REAL ESTATE LAW - FREQUENTLY ASKED QUESTIONS
Real Estate - FAQs
Are you looking for information about Real Estate transactions under Florida law? our experienced team of real estate attorneys have compiled and answered the most frequently asked questions about this subject In an effort to help you obtain as much information needed as possible. Please read below:
- Do I Need a Real Estate Attorney if I Want to Buy or Sell a House?
- How do I Find my Property's Boundary Lines?
- What Is an Agreed Boundary?
- Will an Agreed Boundary Line be Legally Binding?
- What are the Elements of an Agreed Boundary Doctrine?
- Is the Agreed Boundary Enforceable against Future Parties?
- What is Acquiescence to a Boundary Line?
- Do I Need a Lawyer to Make a Boundary Line Agreement?
- What Does it Mean to Have "Title"?
- What is a Title Insurance?
- Do I Need a Real Estate Attorney for my Title or Boundary Line Dispute?
- Do I Need a Real Property Lawyer?
A real estate attorney can guide you through the process, and help you negotiate a price that is right for you. A real estate attorney will also review listing agreements with brokers, offers, and purchase contracts before you sign them to make certain that your requests are met. Further, a real estate attorney can advise you on financing the house of your dreams.
Title and boundary disputes involve disagreements about who owns a piece of property, and the amount of area the property covers. Title and boundary disputes are becoming less common as better records are kept and property lines are more clearly defined. However, title and boundary disputes still arise, especially when title and boundary lines were recorded a long time ago. Back to Real Estate FAQs
The property description in your deed includes the boundary lines of your property. Deeds to property are recorded at the county or city recorder's office. The recorder's office should have information on all the prior owners of your land and where the boundaries used to lie.Back to Real Estate FAQs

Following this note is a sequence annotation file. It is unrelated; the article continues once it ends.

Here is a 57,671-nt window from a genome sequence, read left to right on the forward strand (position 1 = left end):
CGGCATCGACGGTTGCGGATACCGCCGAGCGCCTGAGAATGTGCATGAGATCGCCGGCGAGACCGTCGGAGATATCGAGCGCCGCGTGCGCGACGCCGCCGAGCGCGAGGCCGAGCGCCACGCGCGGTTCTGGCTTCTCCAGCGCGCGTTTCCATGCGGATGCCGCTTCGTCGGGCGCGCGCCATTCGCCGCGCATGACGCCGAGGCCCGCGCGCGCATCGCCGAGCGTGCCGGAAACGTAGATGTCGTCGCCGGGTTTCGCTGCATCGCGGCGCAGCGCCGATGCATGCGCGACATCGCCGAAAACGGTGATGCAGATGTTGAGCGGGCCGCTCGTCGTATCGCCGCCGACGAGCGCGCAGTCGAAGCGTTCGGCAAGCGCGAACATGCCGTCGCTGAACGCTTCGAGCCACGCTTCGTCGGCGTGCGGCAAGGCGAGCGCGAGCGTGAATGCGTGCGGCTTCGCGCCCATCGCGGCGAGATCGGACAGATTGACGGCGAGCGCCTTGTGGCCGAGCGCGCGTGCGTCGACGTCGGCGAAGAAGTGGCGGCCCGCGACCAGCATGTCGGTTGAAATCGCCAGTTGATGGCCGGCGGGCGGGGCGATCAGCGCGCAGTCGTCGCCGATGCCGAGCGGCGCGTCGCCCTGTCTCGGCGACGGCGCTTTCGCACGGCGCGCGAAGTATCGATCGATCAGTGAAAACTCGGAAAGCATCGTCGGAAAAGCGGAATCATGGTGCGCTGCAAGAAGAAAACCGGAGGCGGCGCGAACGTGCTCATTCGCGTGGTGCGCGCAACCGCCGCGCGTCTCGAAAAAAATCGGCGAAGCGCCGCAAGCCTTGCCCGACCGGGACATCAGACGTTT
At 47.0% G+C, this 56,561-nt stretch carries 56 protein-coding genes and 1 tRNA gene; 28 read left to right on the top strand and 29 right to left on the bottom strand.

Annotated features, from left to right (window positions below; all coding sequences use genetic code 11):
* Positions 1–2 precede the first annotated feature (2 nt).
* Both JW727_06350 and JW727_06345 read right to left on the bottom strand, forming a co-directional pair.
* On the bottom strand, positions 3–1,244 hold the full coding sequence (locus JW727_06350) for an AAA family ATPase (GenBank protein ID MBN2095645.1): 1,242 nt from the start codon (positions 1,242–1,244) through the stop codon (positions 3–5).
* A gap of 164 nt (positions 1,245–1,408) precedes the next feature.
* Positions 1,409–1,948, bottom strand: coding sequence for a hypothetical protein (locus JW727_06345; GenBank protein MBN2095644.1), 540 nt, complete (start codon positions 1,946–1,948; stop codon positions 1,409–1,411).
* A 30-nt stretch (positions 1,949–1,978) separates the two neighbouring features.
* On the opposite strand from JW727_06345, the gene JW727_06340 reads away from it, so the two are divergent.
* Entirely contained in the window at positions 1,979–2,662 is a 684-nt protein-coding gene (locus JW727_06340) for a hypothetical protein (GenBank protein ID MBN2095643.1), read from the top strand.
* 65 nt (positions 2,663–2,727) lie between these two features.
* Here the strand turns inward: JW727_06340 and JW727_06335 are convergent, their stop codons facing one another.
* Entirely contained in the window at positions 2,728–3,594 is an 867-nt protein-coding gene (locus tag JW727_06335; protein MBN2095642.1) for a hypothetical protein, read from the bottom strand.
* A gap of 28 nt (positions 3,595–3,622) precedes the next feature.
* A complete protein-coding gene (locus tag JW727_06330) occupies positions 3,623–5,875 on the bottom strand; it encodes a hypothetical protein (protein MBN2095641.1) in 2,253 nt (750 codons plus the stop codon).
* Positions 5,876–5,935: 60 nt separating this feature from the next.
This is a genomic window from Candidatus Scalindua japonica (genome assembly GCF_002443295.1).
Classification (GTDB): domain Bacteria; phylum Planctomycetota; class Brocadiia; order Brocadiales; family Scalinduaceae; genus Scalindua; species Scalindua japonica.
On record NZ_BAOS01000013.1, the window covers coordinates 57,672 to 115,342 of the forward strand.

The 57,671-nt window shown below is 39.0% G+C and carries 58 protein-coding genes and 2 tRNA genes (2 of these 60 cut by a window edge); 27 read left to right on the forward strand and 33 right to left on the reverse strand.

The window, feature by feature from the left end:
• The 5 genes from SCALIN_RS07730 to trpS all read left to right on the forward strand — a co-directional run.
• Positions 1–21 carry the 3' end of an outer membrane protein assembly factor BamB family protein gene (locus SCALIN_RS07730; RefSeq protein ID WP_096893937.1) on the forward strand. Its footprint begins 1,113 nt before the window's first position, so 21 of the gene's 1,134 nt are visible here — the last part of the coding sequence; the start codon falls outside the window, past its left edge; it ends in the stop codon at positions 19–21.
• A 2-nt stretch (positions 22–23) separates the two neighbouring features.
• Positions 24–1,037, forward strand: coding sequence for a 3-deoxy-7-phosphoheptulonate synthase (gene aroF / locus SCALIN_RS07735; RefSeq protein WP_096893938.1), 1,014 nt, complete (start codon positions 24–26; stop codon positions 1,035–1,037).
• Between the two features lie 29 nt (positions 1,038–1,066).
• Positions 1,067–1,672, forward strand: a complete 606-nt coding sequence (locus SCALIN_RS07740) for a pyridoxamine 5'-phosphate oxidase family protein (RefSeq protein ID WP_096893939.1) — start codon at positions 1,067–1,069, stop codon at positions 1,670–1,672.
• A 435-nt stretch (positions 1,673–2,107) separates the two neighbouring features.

Many property owners have a difficult time determining the boundary line between their property and an adjacent property. Often, neighbors will agree on a property line even though it may not be the true property line. This can lead to many problems because of inconsistencies at a later date.Back to Real Estate FAQs
It is possible for neighbors to have their agreed boundary made legally binding under certain circumstances. This agreement will be enforceable even if a surveyor later determines the true boundary line. However, the agreed boundary line must have been effective because of confusion or uncertainty as to the true boundary line.Back to Real Estate FAQs
There are various elements that are necessary for an agreed boundary line. These elements include:
- Uncertainty as to the true boundary line
- Landowners must agree on the boundary line
- Owners must affirm and act as though the new boundary line is the true boundary line
- Owners should identify the new boundary line. This can usually be accomplished by erecting a fence or some other identification
- If one of these elements is not met the agreed boundary line might not be legally enforceable.Back to Real Estate FAQs
The agreed boundary doctrine binds future parties to the new boundary. There may be no property records in effect but the agreed boundary doctrine of parties will bind future owners. This occurs frequently when the agreed boundary line has been in effect for many years with the previous owners.Back to Real Estate FAQs